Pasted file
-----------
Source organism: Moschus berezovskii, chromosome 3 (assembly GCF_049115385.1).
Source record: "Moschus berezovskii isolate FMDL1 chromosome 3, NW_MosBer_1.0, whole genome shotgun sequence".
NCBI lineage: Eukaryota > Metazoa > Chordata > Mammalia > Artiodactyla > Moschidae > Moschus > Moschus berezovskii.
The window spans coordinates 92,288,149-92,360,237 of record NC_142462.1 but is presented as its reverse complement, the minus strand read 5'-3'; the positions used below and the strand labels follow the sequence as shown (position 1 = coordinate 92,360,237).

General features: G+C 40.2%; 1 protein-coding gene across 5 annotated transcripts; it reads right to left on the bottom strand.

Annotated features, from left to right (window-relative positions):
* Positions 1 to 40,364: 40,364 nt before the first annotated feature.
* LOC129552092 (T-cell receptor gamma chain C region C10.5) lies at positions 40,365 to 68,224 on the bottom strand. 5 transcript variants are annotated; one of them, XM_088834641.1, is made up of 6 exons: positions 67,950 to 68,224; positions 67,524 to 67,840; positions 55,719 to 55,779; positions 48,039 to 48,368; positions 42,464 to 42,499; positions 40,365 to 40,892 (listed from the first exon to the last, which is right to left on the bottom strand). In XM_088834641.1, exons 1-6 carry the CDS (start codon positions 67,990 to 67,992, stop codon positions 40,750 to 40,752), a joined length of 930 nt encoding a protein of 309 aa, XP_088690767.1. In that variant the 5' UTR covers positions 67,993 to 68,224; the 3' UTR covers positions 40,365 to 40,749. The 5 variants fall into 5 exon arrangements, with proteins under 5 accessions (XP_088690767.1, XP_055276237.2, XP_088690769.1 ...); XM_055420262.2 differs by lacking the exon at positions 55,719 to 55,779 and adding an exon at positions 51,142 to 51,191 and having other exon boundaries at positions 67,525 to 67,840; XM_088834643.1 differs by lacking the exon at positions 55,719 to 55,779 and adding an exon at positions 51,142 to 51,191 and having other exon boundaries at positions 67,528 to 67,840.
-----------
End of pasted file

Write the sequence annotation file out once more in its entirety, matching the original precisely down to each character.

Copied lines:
Source organism: Moschus berezovskii, chromosome 3 (assembly GCF_049115385.1).
Source record: "Moschus berezovskii isolate FMDL1 chromosome 3, NW_MosBer_1.0, whole genome shotgun sequence".
NCBI lineage: Eukaryota > Metazoa > Chordata > Mammalia > Artiodactyla > Moschidae > Moschus > Moschus berezovskii.
The window spans coordinates 92,288,149-92,360,237 of record NC_142462.1 but is presented as its reverse complement, the minus strand read 5'-3'; the positions used below and the strand labels follow the sequence as shown (position 1 = coordinate 92,360,237).

General features: G+C 40.2%; 1 protein-coding gene across 5 annotated transcripts; it reads right to left on the bottom strand.

Annotated features, from left to right (window-relative positions):
* Positions 1 to 40,364: 40,364 nt before the first annotated feature.
* LOC129552092 (T-cell receptor gamma chain C region C10.5) lies at positions 40,365 to 68,224 on the bottom strand. 5 transcript variants are annotated; one of them, XM_088834641.1, is made up of 6 exons: positions 67,950 to 68,224; positions 67,524 to 67,840; positions 55,719 to 55,779; positions 48,039 to 48,368; positions 42,464 to 42,499; positions 40,365 to 40,892 (listed from the first exon to the last, which is right to left on the bottom strand). In XM_088834641.1, exons 1-6 carry the CDS (start codon positions 67,990 to 67,992, stop codon positions 40,750 to 40,752), a joined length of 930 nt encoding a protein of 309 aa, XP_088690767.1. In that variant the 5' UTR covers positions 67,993 to 68,224; the 3' UTR covers positions 40,365 to 40,749. The 5 variants fall into 5 exon arrangements, with proteins under 5 accessions (XP_088690767.1, XP_055276237.2, XP_088690769.1 ...); XM_055420262.2 differs by lacking the exon at positions 55,719 to 55,779 and adding an exon at positions 51,142 to 51,191 and having other exon boundaries at positions 67,525 to 67,840; XM_088834643.1 differs by lacking the exon at positions 55,719 to 55,779 and adding an exon at positions 51,142 to 51,191 and having other exon boundaries at positions 67,528 to 67,840.